Office: Shea 114
Phone: (973) 720-3935
Area Specialization: Music Theory
Anton Vishio teaches music theory, ear training, and composition. He received a PhD in music theory from Harvard University where he studied theory with David Lewin and composition with Donald Martino. Before returning to William Paterson in 2014, he was a member of the music faculties of McGill University, the University at Buffalo, Vassar College, and New York University-Steinhardt. He is an advisor for the B.A. program in Musical Studies, and a member of the board of the Gandhian Forum.
Vishio's main area of research is in the analysis of late 20th-century music. In 2016, he presented a paper on connections between late music of Morton Feldman and Milton Babbitt at a special session in honor of Babbitt's centennial at the annual meeting of the Society for Music Theory in Vancouver, and a paper at a conference on the late music of Luigi Nono at Tufts University. He is writing an essay on Priaulx Rainier's Quanta, to appear in Volume 2 of Analytical Essays on Music by Women Composers, edited by Laurel Parsons and Brenda Ravenscroft (Oxford University Press). He has previously given talks on music by Iannis Xenakis and Olivier Messiaen.
Vishio works on the analysis of film music and presented a paper at the NYU Conference on Music and the Moving Image on the Czech composer Zdenek Liška's music for the films of Jan Švankmajer. He also analyzes non-Western music, and presented a paper on tiger-taming music of Western Sumatra at the Fourth International Conference on Analytical Approaches to World Music at New School University in 2016. Upcoming presentations include a contribution to a symposium on singer/songwriter Leonard Cohen organized by the Society of Fellows at Columbia University, and a paper on temporal structures in the music of Jo Kondo to be given at the Congress of the International Musicological Society in Tokyo in 2017.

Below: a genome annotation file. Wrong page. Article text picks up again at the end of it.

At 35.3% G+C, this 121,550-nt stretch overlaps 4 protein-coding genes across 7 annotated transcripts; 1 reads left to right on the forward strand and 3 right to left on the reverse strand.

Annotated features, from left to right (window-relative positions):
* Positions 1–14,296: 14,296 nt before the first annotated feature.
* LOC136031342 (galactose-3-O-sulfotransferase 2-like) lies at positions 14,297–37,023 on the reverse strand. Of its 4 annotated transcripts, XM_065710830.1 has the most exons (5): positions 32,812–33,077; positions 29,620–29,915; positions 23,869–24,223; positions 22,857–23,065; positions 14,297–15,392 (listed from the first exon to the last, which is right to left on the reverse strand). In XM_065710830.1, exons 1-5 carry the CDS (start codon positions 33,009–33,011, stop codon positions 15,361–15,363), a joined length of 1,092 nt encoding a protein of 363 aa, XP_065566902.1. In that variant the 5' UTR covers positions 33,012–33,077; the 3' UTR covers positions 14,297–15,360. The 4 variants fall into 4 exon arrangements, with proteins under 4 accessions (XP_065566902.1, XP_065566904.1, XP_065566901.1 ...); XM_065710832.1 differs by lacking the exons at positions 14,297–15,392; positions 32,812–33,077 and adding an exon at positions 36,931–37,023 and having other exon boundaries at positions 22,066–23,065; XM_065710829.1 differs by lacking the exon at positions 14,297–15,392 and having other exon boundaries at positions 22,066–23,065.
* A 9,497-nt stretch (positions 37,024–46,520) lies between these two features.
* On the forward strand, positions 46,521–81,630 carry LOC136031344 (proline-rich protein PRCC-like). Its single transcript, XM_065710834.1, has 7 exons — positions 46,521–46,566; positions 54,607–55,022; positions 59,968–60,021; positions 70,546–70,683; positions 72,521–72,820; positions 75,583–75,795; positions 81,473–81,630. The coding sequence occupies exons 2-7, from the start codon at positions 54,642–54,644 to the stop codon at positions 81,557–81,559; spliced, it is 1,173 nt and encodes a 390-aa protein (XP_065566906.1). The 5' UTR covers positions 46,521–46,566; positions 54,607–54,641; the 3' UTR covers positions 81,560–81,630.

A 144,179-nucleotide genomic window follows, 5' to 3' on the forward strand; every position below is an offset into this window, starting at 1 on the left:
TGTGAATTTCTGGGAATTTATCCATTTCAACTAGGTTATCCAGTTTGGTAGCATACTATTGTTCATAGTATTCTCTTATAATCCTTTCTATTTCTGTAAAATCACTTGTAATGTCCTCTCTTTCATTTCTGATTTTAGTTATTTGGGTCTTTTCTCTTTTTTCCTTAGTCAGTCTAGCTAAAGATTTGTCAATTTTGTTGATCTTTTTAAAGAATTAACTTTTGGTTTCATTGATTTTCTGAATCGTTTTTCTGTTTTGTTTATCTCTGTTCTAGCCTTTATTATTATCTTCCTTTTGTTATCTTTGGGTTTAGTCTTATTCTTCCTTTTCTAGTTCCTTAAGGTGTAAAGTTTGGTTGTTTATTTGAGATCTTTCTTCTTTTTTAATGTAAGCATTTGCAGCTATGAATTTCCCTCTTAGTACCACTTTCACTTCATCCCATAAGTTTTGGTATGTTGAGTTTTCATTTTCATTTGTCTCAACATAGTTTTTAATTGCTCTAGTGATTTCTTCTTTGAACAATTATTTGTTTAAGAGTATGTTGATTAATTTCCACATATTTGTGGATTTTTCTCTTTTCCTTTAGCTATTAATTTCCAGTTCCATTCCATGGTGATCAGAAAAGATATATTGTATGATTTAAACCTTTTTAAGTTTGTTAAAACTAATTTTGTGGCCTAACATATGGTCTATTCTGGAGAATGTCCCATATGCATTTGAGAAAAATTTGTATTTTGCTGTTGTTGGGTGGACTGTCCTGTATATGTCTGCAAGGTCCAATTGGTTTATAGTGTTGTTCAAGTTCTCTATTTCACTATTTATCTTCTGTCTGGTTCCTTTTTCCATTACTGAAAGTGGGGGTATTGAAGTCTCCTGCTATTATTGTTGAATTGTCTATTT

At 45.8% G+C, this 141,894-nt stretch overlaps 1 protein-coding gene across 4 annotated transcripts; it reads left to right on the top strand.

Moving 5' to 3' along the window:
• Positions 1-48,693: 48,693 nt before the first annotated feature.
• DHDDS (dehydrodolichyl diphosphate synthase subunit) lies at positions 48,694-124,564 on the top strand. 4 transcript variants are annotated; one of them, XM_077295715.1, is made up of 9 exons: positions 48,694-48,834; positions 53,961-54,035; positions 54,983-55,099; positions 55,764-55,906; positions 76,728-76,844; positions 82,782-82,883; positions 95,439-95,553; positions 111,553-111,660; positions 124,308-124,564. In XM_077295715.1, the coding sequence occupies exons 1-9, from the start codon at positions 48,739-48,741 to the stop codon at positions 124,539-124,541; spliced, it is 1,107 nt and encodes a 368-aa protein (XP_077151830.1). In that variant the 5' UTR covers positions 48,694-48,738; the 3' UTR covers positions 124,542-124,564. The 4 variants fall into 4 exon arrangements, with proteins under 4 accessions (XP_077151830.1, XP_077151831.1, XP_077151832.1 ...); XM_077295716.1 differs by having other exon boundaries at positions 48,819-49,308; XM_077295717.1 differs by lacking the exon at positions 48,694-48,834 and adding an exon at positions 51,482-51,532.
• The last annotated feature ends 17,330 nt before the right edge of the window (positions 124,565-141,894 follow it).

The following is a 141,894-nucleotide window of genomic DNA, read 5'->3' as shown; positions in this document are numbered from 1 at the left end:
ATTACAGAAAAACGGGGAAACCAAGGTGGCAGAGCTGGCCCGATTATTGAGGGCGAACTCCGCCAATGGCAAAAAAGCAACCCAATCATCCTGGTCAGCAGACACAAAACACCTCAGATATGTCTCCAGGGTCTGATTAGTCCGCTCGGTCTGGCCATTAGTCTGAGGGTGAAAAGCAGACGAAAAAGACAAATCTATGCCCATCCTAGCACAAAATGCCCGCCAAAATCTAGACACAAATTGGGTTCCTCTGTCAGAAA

Vishio is also a composer and pianist; his work, "In Which Lenz is Calmed in the Presence of Oberlin", composed for Payton MacDonald's Sonic Divide Project, was premiered last summer, and a work for violin solo was recently premiered by Benjamin Kreith. As a pianist, he played for many years in the Neidhöfer-Vishio piano duo, which was awarded a Kranichstein Musikpreis at the Darmstadt Ferienkurse in 1994; the duo performed works by Babbitt, Ferneyhough, Tcherepnin, Stadelman, and Milhaud, among others. He has also performed with percussionist Peter Jarvis and music of Schnabel and Kondo with the new music group Musical Observations.
William Paterson University
300 Pompton Road
Wayne, New Jersey 07470